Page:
(I wrote this post on July 22nd, while I was on vacation... and forgot about it, in my drafts folder. I'm posting it now, because it still says something I wanted to say, albeit belated. Also, it's 33 years ago today that I joined the company! -- = I got let go just short of my 28th anniversary there.)
Five years ago today, I lost my job.
It's a blow to the ego (not to mention the pocketbook) to find out you're not wanted anymore, that all your years of loyal service and accumulated institutional knowledge weren't enough. (What STILL irks me is that I rearranged my vacation plans that summer, specifically at my boss's request, and took my holidays earlier in July, instead of later (as usual), because my colleague was heading off on maternity leave in early August "and we're going to need you then." I returned to work on Monday, and lost my job on Tuesday. I am sure the plans for this mass downsizing -- five of us from the same department lost our jobs that day -- were in the works well before I went on vacation. My pregnant colleague actually gave birth, slightly prematurely, that same day the job cuts came down. She kept her job and is one of the few people from my department who is still there.)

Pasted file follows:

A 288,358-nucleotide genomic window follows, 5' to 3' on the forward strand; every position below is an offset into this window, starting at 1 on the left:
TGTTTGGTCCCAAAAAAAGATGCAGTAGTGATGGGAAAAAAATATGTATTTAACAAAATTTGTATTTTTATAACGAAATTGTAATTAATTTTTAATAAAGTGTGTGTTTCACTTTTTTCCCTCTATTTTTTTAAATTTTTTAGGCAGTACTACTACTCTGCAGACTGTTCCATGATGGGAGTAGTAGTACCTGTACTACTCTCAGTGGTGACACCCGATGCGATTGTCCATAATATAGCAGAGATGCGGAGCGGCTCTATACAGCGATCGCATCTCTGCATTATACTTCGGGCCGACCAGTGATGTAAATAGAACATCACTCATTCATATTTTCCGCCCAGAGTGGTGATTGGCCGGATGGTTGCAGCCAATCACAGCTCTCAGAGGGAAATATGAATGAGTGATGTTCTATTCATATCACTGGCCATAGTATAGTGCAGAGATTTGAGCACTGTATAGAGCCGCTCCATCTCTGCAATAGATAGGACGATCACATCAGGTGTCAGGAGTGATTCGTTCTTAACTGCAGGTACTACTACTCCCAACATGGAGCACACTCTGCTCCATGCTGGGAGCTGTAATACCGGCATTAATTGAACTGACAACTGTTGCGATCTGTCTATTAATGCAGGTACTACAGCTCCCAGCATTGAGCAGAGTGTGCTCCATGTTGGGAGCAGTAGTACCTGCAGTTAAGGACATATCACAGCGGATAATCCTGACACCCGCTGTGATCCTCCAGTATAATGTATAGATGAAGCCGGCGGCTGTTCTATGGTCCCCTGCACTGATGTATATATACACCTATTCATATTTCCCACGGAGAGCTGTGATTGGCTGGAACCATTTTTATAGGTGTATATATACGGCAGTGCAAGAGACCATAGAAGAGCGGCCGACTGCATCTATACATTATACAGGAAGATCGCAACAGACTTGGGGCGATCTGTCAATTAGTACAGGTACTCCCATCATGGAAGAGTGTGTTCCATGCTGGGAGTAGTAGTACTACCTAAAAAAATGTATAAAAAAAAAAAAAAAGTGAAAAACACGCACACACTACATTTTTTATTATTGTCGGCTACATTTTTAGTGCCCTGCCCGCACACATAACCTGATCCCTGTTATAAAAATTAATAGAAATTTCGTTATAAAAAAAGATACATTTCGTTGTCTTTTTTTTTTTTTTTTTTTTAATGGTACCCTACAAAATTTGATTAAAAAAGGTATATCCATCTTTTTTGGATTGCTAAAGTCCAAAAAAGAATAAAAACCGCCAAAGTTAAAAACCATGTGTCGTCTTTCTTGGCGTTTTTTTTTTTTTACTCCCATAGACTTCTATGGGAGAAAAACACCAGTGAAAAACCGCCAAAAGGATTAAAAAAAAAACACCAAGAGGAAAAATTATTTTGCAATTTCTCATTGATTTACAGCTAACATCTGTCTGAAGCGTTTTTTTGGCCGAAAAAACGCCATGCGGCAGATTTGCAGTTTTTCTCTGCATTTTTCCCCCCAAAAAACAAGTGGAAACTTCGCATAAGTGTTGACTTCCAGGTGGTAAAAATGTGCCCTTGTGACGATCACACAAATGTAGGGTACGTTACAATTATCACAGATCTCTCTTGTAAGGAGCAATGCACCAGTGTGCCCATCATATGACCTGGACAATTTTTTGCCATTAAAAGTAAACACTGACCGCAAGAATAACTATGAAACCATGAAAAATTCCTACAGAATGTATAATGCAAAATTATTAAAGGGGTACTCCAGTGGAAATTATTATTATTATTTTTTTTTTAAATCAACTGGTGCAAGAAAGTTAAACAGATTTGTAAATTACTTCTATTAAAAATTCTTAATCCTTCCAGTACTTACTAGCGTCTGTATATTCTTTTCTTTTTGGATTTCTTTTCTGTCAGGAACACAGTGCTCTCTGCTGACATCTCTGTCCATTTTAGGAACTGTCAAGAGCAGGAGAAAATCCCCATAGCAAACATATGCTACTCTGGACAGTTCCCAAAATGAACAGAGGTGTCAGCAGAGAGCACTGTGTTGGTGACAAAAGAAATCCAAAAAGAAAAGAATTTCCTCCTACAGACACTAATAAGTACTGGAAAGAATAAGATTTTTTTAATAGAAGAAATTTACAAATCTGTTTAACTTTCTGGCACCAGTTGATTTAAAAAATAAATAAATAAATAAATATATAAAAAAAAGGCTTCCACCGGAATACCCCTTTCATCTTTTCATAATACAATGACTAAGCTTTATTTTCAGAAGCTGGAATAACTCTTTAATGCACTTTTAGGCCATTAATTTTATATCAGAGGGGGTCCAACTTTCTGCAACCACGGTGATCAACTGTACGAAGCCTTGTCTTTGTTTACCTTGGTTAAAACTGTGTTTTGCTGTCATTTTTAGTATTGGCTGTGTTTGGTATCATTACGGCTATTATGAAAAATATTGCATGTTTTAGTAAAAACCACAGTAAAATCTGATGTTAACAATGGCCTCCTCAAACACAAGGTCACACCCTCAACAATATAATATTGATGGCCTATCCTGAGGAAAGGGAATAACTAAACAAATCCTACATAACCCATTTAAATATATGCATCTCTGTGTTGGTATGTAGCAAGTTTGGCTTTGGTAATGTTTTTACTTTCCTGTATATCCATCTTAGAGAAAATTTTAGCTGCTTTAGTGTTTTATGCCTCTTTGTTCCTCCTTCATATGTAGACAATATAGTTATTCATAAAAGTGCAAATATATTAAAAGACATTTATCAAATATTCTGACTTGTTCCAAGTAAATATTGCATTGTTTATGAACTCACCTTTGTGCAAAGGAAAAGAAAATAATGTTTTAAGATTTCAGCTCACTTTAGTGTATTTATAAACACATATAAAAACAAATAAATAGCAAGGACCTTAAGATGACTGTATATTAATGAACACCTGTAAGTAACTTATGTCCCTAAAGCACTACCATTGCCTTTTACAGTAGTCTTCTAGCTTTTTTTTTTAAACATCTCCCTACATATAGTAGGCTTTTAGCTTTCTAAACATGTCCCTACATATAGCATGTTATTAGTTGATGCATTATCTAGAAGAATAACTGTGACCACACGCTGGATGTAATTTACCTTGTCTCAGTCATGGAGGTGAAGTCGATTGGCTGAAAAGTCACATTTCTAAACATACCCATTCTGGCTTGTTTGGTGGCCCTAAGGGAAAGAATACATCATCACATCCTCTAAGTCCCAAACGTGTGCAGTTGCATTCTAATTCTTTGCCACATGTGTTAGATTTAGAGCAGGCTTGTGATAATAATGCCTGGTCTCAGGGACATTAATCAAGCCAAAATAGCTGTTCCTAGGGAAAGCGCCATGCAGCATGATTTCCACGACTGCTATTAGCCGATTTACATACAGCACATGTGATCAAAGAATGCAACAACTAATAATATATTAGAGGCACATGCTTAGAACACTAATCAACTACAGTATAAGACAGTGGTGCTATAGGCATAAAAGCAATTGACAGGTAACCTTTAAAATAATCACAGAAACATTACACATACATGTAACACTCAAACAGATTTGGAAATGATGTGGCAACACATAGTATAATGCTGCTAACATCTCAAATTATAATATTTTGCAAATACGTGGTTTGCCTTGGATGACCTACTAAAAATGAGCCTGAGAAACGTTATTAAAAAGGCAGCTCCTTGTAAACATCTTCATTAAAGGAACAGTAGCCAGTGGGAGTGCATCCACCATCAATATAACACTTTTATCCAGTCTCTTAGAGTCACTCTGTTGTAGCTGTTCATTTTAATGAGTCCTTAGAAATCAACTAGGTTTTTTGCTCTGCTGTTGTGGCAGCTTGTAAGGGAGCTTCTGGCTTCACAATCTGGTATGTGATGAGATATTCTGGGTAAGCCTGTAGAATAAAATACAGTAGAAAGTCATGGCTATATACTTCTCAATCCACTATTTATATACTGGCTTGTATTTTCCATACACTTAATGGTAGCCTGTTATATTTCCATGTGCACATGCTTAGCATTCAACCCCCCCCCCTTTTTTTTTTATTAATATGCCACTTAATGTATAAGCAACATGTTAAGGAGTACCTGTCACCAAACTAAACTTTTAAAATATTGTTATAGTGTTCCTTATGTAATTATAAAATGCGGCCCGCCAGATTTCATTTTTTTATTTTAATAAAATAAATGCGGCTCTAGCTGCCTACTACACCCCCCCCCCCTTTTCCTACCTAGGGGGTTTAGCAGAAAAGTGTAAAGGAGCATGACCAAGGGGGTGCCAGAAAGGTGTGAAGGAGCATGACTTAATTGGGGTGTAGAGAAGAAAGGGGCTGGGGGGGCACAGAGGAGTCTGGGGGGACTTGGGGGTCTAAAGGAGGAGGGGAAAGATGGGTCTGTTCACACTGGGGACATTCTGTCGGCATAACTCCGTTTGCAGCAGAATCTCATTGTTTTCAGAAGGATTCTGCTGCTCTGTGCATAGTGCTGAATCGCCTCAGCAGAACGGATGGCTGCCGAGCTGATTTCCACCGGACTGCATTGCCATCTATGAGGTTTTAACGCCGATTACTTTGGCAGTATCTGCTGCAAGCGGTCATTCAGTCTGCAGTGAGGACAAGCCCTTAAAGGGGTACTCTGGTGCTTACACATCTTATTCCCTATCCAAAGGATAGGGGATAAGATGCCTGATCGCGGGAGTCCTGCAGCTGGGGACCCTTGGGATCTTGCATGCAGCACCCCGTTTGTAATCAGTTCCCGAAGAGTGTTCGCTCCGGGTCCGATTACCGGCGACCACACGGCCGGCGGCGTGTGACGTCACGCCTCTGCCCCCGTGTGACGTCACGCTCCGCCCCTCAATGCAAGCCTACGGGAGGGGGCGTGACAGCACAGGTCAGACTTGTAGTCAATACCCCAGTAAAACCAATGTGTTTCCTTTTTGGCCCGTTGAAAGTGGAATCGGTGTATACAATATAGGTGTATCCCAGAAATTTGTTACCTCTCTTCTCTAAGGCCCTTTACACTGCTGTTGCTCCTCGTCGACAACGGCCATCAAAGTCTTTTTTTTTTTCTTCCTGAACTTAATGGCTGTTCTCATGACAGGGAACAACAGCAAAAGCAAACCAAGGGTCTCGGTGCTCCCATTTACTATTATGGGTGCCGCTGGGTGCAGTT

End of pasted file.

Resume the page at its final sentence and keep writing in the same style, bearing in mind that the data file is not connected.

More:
For a long time afterward, any time that I was downtown and walking through the underground PATH concourse linking all the major office towers, I would take great pains & circuitous routes to avoid walking through the concourse of the building where I'd worked for more than 25 years. I just didn't want to run into anyone I had known, or endure the awkward conversation that would follow (not unlike the days, weeks & months after I returned to work, following Katie's stillbirth).
These days, I don't bother avoiding my former workplace (although I don't make a point of going there either). I don't worry running into people I know there anymore -- mostly because I realized that so many of them are gone too -- after further rounds of staffing reductions, reorganizations and just plain attrition & retirements over the past five years.
When she heard my news, my sister -- who had lost HER job some years previously (when the bank she worked for shut down her entire unit and transferred all the jobs to Calgary & Edmonton) -- assured me, "There will come a day when you too will celebrate ______bank Freedom Day."
That day has come. ;)
I miss (some of) the people I worked with. I miss being downtown, sometimes. (And yes, I'm still somewhat pissed off, sometimes.) But I don't miss the stress of work, or working, or commuting. And while childlessness is not something I actively chose, early retirement would likely not have been possible, had we had children we were still feeding, clothing and educating.
These past five years of early retirement have gone by quickly. There have been a lot of changes in my life since then. I'm fast approaching (BIG GULP) 60. We haven't travelled as much as I'd hoped we would (yet?!).
But so far, so good. :)